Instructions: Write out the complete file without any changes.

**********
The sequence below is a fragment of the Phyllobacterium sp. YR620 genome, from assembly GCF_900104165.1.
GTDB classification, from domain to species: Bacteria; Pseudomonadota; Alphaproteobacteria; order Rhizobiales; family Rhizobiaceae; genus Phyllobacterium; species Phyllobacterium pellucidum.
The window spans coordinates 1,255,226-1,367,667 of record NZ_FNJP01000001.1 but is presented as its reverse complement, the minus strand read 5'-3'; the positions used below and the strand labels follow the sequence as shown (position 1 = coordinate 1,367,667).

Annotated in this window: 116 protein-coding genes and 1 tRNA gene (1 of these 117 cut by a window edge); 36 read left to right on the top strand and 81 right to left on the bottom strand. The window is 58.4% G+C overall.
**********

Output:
The sequence below is a fragment of the Phyllobacterium sp. YR620 genome, from assembly GCF_900104165.1.
GTDB classification, from domain to species: Bacteria; Pseudomonadota; Alphaproteobacteria; order Rhizobiales; family Rhizobiaceae; genus Phyllobacterium; species Phyllobacterium pellucidum.
The window spans coordinates 1,255,226-1,367,667 of record NZ_FNJP01000001.1 but is presented as its reverse complement, the minus strand read 5'-3'; the positions used below and the strand labels follow the sequence as shown (position 1 = coordinate 1,367,667).

Annotated in this window: 116 protein-coding genes and 1 tRNA gene (1 of these 117 cut by a window edge); 36 read left to right on the top strand and 81 right to left on the bottom strand. The window is 58.4% G+C overall.